Next to the “Wickedest City in the World,” which was Port Royal in the 1600s, Tortuga was a pirate haven par excellence. It was a mountainous island on the Northwest Coast of Hispaniola, which is today Haiti and the Dominican Republic in the Caribbean. Tortuga sat near the Windward Passage that runs between Cuba and Hispaniola. Spain used this ocean passage to ferry its treasure fleets between Central and South America to home ports on the Spanish Mainland. Because of this, the pirates’ Brethren of the Coast anchored at Tortuga to harass and ransack Spanish ships as they sailed by. Also, Tortuga acted as a home base and recruiting ground for buccaneers who attacked Spanish colonies at large in the West Indies. The most famous of these cutthroats was Henry Morgan, who raised crews from Tortuga shores.
In the 17th century, many in Tortuga sought out Letters of Marque, commissions that were granted by countries, such as England and France, to persons then given legal right to prey on Spanish shipping in the Caribbean Seas. England and France often looked the other way when their buccaneers (sometimes almost outright pirates) took on Spanish ships in peace time as well as war. As long as the court received a significant cut of the wealth, the king was not inclined to listen too closely to the protests of Spanish ambassadors. It was a war by proxy to loot the gold, silver, and precious stones of South America. Each European country fought for a share, disregarding the rules of peace even when no longer formally at war.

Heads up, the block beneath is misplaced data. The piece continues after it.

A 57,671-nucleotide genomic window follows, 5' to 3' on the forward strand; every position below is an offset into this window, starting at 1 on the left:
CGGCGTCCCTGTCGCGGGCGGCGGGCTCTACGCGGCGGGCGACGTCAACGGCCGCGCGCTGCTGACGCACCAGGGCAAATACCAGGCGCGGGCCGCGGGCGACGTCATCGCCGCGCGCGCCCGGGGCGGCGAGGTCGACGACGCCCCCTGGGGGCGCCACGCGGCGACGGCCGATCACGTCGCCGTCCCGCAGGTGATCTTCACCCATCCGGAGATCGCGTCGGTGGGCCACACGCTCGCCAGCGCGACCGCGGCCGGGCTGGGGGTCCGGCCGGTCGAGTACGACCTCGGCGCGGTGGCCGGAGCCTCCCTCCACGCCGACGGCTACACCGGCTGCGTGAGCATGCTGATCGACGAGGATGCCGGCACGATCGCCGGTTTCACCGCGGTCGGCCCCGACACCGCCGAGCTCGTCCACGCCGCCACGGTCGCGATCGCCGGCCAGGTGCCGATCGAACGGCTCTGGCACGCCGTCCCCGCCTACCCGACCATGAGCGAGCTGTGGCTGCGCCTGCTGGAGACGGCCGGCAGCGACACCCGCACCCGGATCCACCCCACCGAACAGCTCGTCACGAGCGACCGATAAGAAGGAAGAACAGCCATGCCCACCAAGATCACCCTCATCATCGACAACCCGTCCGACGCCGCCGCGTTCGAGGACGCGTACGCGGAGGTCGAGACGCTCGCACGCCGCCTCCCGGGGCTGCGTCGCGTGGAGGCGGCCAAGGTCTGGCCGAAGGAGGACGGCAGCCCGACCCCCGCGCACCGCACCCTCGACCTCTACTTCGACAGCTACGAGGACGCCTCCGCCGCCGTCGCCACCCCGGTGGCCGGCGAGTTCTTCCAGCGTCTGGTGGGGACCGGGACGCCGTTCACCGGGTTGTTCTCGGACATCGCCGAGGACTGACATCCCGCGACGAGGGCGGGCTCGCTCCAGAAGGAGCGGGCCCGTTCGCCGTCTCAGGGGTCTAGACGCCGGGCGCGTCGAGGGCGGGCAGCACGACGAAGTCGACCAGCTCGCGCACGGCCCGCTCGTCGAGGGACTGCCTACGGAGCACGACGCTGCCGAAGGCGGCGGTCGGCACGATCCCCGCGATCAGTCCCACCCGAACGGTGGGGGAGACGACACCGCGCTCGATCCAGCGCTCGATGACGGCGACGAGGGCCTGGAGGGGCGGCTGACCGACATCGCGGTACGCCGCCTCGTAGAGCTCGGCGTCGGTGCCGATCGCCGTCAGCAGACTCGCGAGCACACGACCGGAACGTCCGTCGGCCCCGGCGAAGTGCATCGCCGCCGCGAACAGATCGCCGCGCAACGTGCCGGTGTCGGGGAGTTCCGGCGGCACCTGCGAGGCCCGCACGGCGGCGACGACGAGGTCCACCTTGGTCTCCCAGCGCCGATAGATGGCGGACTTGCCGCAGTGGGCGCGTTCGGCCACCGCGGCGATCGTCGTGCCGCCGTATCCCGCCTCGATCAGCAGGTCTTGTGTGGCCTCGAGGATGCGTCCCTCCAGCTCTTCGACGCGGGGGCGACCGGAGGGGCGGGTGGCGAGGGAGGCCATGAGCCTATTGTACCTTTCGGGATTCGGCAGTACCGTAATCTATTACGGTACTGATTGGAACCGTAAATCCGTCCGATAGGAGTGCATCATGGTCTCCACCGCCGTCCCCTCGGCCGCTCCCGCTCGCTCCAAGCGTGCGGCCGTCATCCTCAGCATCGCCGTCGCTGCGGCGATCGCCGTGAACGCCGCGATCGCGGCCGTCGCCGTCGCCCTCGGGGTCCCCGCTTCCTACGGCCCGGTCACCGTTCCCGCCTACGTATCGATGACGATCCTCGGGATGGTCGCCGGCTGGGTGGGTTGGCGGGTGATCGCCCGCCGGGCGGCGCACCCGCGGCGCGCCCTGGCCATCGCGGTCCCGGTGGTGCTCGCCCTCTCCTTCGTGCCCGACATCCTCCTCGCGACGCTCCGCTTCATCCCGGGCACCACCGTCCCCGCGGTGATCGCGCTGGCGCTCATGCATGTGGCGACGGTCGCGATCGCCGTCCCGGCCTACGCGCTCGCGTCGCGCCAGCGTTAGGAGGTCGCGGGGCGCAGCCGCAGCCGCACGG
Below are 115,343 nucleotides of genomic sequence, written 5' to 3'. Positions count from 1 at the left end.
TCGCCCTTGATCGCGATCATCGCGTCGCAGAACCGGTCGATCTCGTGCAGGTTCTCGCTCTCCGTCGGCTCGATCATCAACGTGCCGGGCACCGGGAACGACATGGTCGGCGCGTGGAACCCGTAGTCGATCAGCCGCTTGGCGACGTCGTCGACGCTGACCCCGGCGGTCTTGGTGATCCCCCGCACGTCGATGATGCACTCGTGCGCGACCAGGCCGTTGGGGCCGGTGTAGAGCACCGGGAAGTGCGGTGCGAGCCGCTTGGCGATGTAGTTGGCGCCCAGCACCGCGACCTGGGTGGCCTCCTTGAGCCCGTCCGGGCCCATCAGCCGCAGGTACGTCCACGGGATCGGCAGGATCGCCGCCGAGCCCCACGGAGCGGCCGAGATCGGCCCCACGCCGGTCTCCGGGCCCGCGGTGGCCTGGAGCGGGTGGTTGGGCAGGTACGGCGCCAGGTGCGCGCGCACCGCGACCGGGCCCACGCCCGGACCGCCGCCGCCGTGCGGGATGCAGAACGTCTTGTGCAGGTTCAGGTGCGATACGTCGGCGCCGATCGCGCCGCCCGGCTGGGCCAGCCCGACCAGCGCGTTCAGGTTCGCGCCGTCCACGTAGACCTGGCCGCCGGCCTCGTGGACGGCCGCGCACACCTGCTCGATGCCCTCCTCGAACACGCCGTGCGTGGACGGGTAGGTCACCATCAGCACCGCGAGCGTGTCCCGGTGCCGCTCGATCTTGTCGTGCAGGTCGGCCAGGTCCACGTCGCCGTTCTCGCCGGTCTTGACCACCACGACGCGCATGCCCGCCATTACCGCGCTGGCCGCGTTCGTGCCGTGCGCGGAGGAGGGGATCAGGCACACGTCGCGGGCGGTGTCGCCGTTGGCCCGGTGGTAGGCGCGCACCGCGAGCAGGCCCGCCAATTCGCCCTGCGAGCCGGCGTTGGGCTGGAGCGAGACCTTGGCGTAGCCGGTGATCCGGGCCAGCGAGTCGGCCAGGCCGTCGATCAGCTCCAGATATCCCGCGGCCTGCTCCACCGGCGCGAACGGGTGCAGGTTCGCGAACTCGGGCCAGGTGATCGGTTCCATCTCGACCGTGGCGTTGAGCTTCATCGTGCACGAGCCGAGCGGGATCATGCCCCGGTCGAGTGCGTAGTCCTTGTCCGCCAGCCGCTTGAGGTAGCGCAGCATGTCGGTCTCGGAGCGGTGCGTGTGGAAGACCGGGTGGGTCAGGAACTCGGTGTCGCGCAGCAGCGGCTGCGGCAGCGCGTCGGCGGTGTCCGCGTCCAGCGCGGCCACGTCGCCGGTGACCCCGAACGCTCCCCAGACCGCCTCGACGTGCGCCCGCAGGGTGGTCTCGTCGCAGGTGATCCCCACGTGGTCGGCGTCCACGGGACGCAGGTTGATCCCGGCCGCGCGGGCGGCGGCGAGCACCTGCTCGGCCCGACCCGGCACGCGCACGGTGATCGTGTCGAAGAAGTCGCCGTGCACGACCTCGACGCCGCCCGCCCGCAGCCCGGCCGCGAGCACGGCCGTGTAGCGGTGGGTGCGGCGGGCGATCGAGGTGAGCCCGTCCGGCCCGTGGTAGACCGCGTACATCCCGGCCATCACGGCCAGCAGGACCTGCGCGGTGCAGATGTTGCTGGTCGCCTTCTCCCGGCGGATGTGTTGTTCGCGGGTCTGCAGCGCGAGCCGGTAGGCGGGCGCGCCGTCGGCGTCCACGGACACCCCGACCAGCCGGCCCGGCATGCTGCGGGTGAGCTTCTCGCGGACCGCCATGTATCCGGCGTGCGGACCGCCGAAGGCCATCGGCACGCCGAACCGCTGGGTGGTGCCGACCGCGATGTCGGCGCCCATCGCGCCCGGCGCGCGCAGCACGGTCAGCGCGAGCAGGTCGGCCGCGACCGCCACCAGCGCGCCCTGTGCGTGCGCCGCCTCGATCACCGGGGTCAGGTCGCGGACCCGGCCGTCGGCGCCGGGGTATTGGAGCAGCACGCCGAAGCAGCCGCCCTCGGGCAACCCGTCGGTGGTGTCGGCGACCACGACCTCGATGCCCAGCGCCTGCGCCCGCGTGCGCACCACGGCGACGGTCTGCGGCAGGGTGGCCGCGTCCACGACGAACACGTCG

Christopher Columbus first named Tortuga as he passed by in 1492. Its contours through the mist looked like a turtle, so Columbus named it for its appearance: Isla Tortuga, or Turtle Island. In its early days in the 1600s, Tortuga was alternately held by the Spanish, French, and English. It changed hands through battle several times during the century. Finally, the English prevailed and used buccaneers to protect its Caribbean ports from its enemy, the Spanish threat. Thus, a home base for pirates was born. Although buccaneers often acted as privateers (ships with a Letter of Marque), they strayed into piracy more often than not. Tortuga was a lawless place with as many disreputable people as there were benches to accommodate them in the burgeoning taverns. Its governors knew the value of pirates and indulged their tastes and need for a safe port to careen their ships while provisioning for the next voyage. For a while, it was a marriage made in hell, but it was an effective one throughout the 17th Century. If you visited Tortuga, you’d best be prepared to drink your rum with gunpowder in it (one recipe for grog) and fight your duels on the beach rather than onboard ship.